Two things happened yesterday afternoon, almost simultaneously, that revealed once again how bittersweet life can be.
First off, I have been applying for a disabled parking spot in front of my house for about a year now. I had actually stopped trying due to the many complications the city threw into this. I only really wanted to have a disability spot in front of my house, but the bylaw says there wasn’t enough space there, so it would have to go in front of my neighbour’s house. They were completely in support of this, but I still hated doing that. Then the city also insisted that the parking signs couldn’t just be on my side of the street but had to be on both sides.
I Hated that too.
So, having given up on and almost forgotten the process due to the complications as well as the enormous amount of time it took, when I got home yesterday to find the posts were up was once again bittersweet. I’m glad to have a place to park my retrofitted accessibility van, but I’m sad that it has come to this (on so many levels).
Now to the 2nd 20th anniversary.
When I went inside my house I checked Facebook which, I confess somewhat embarrassingly, has become a bit of a routine for me. I went to the section of Facebook called “on this day”. It was there that I was reminded that it was exactly 20 years ago that I was hired in this current job of mine. In June 1997 I was hired as the director of the Salvation Army Friendship Room; a small little drop in center for folks experiencing homelessness. It was open five afternoons per week and served suppers on the days we were opened.
There were five staff, including myself. (I had worked there seven years before that as the cook for a couple of years. I then went to university, got my degree, met Erinn, and the rest as they say, is history.)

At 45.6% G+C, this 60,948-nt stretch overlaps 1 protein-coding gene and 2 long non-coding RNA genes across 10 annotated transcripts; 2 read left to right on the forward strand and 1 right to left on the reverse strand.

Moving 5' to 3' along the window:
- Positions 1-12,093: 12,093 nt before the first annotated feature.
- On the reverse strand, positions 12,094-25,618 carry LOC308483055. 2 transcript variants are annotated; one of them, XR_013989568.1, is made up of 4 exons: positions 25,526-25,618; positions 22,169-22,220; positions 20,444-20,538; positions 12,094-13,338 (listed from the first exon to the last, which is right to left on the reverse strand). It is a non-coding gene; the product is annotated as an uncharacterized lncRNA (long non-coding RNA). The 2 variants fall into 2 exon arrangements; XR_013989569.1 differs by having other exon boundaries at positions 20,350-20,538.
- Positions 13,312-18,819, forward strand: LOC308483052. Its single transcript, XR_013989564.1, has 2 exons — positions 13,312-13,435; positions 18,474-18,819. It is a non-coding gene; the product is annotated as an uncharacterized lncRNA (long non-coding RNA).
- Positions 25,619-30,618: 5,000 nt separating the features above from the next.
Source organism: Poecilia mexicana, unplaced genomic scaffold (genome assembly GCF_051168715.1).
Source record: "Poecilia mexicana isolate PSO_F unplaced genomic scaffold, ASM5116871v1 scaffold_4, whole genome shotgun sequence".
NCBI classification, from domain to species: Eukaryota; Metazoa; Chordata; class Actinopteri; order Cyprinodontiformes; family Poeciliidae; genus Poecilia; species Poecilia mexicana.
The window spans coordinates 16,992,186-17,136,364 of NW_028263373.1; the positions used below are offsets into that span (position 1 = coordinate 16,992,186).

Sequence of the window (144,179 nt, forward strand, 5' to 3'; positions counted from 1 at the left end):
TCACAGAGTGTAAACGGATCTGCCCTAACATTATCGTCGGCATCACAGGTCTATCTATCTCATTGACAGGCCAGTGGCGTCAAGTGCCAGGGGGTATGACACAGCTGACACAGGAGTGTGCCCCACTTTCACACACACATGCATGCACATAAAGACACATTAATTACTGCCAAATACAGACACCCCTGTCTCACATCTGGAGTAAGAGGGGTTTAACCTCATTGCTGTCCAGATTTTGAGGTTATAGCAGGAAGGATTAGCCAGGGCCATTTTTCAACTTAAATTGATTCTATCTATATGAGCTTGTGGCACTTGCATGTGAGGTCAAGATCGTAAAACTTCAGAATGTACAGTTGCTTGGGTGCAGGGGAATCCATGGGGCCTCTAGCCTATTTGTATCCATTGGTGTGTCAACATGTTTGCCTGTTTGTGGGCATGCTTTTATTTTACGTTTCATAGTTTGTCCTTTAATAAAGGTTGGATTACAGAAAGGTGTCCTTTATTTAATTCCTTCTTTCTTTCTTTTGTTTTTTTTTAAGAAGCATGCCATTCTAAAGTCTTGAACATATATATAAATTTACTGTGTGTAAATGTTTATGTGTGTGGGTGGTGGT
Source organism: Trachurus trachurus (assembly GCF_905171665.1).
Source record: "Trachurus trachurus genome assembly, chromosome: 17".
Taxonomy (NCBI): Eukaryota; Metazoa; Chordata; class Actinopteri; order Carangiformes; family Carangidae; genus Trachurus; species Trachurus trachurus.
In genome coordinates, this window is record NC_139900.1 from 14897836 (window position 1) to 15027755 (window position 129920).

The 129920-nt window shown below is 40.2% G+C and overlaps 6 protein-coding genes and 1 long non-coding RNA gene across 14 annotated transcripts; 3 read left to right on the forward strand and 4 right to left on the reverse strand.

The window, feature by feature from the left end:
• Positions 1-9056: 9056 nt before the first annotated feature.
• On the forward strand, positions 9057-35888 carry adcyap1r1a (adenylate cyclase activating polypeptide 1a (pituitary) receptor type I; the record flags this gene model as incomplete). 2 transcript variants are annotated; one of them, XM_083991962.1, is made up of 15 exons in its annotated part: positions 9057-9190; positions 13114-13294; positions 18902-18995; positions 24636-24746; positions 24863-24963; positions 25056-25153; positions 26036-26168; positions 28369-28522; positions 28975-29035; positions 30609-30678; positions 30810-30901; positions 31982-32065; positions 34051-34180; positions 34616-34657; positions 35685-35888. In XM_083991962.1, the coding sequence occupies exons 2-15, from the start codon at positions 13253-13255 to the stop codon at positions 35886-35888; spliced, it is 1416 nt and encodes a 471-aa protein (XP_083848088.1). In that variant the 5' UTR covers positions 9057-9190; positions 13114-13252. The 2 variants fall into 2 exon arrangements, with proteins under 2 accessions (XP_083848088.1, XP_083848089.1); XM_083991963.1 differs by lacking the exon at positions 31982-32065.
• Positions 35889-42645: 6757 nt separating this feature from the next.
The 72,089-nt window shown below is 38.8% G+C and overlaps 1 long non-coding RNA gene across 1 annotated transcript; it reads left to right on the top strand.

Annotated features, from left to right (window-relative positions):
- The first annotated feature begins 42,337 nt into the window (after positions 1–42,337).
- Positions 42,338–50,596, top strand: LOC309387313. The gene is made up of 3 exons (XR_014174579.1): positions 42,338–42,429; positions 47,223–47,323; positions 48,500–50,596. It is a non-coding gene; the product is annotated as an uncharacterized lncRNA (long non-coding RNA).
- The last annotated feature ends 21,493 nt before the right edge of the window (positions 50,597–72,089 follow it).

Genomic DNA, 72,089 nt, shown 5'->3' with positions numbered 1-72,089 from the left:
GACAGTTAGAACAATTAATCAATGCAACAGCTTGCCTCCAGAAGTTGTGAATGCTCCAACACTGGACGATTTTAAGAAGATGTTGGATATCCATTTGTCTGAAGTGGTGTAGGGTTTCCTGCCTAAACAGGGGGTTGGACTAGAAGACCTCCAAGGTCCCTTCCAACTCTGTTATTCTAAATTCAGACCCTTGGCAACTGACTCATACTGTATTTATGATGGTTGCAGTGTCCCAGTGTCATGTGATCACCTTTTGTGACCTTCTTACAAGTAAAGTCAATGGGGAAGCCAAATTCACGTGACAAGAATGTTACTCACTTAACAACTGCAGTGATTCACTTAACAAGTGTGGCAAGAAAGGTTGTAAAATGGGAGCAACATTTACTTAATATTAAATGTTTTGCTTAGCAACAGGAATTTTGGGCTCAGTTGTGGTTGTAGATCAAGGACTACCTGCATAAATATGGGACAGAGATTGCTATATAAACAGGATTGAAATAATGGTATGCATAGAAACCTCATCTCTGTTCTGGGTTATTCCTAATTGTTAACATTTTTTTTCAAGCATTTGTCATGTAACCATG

From there The Friendship Room evolved into the Gateway shelter, which I was privileged to develop and run for more than a decade. Then just under 4 years ago I transitioned into my current role as mission strategist of all 5 of our SA downtown shelters.
Through those years I had opportunity of travelling to much of the world and all of Canada as a speaker and consultant, meeting and speaking with folks doing similar work in other places.
It has been a wonderful, wild, beautiful, and yes sometimes painful ride.
So yesterday afternoon within about a 30-minute span, I was reminded that 20 years ago I had been diagnosed with multiple sclerosis and hired at The Friendship Room at around the same time.
Talk about bittersweet!
Life truly does have a funny way about it. There is so much joy, love, beauty, and wonder.
And there is also so much pain, suffering, confusion, fear and doubt.
There are many days where I wish the downside of life just didn’t have to happen.
But I know that it does. For everyone.
I also know that The hard stuff has taught me so much about how to truly value the good things. Without the struggle I have a feeling I would have taken for granted the beauty or life.
At the end of the day I know how much I have been blessed/privileged/lucky to have lived the life I’ve been given.
But truthfully I am kind of tired of the hard stuff, not just my own but the pain of the world around me, and often feel as though enough is enough.
I honestly hope and pray to God that, no matter what happens, I can experience more of the beauty of life in some way, shape, or form for as long as possible.
For now, I am thankful for these past 20 years.
Both the highs in the lows.